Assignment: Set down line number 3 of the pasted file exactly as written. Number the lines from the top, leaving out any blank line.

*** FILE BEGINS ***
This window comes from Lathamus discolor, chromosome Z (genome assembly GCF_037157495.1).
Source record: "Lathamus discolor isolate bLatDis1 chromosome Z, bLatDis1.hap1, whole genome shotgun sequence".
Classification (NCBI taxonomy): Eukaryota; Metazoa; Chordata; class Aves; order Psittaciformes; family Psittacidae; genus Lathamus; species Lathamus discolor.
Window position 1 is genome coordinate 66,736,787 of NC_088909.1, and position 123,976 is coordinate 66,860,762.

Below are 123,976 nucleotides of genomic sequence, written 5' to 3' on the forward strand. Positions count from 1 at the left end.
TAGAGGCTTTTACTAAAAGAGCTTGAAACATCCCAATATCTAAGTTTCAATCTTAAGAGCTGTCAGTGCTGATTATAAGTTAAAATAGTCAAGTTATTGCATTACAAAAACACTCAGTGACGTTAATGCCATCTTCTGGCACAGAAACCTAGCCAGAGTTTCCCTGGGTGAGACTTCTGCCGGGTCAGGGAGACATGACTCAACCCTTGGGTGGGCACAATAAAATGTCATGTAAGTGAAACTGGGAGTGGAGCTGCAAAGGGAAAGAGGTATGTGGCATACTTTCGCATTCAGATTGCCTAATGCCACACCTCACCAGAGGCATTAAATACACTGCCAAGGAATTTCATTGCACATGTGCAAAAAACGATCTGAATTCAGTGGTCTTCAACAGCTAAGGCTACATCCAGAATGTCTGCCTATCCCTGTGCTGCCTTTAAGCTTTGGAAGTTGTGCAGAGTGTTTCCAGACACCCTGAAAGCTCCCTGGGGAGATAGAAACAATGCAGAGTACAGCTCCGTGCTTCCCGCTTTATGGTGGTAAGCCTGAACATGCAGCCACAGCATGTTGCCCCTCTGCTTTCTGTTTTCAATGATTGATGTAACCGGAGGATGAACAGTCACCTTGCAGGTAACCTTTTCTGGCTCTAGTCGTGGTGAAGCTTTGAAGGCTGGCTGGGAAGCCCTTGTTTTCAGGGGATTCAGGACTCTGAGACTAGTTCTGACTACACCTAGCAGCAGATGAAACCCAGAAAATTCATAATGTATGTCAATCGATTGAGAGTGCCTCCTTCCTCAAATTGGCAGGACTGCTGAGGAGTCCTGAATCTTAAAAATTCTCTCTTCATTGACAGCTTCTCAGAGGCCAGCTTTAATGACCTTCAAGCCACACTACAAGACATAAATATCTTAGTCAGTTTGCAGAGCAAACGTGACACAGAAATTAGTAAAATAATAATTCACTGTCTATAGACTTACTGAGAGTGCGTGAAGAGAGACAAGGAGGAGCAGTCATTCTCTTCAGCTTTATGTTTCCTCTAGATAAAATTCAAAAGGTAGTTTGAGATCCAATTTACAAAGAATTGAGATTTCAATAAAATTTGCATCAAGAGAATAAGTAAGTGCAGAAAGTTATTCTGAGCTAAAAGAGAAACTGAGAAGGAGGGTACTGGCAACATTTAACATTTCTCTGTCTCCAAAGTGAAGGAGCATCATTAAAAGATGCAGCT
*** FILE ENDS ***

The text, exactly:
Classification (NCBI taxonomy): Eukaryota; Metazoa; Chordata; class Aves; order Psittaciformes; family Psittacidae; genus Lathamus; species Lathamus discolor.